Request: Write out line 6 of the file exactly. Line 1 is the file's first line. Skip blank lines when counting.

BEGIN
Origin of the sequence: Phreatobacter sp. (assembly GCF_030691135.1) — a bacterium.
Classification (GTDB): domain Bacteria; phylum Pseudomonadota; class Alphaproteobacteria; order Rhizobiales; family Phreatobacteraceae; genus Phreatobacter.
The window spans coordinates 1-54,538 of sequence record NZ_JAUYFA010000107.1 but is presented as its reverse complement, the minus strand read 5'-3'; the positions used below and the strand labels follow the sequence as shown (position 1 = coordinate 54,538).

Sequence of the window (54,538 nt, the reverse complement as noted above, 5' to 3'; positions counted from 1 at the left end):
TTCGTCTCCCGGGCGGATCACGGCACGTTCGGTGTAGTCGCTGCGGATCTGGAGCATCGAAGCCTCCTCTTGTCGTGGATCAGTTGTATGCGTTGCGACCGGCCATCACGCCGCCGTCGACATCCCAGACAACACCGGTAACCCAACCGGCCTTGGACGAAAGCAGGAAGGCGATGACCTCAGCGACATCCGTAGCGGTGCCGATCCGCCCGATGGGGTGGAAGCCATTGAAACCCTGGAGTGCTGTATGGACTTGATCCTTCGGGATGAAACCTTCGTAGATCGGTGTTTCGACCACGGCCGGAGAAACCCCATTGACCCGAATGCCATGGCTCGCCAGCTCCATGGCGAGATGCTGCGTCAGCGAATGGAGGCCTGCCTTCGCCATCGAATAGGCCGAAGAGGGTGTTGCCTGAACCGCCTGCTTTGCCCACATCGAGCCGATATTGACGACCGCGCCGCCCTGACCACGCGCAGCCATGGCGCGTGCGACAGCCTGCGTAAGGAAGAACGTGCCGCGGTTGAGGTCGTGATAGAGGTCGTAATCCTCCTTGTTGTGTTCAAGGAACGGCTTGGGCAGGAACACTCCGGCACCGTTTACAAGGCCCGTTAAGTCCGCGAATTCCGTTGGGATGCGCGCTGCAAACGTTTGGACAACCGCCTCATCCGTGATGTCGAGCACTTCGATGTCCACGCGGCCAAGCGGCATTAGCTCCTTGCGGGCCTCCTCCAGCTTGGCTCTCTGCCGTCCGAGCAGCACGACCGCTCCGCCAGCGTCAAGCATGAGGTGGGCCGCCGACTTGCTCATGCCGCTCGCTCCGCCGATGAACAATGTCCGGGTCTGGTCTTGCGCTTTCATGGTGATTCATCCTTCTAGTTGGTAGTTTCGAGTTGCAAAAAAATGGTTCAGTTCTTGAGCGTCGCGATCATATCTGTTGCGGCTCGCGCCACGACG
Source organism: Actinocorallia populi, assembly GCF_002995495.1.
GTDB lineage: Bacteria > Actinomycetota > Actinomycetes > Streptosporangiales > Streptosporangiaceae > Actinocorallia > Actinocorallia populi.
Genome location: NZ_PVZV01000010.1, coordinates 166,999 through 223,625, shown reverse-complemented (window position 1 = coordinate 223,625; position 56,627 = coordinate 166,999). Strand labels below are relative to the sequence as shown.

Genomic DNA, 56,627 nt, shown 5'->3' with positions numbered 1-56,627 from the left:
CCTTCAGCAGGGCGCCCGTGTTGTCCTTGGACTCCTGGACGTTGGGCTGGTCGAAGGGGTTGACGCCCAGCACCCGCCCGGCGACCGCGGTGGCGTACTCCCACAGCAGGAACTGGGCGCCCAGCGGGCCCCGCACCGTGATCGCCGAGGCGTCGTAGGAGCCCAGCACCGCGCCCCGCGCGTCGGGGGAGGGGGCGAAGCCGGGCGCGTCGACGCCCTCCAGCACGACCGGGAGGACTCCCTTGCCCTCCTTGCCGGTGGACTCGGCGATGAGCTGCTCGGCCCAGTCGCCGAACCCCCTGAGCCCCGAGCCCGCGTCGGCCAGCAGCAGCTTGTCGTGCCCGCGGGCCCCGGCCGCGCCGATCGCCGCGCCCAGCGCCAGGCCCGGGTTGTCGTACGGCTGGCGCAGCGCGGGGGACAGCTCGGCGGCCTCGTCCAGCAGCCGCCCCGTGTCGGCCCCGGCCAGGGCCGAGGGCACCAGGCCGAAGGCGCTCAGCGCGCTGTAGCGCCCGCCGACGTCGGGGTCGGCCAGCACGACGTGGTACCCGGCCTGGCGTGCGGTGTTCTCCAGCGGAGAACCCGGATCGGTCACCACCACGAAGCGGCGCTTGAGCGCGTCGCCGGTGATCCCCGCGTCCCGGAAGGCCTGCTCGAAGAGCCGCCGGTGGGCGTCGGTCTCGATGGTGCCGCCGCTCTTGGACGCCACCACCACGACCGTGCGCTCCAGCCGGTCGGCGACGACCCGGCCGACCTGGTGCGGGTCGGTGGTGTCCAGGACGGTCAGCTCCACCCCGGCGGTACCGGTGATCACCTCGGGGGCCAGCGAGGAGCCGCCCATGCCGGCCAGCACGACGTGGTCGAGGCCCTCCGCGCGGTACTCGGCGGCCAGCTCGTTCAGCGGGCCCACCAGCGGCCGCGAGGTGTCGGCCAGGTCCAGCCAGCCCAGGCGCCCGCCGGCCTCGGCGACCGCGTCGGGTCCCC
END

Source organism: Actinocorallia populi, assembly GCF_002995495.1.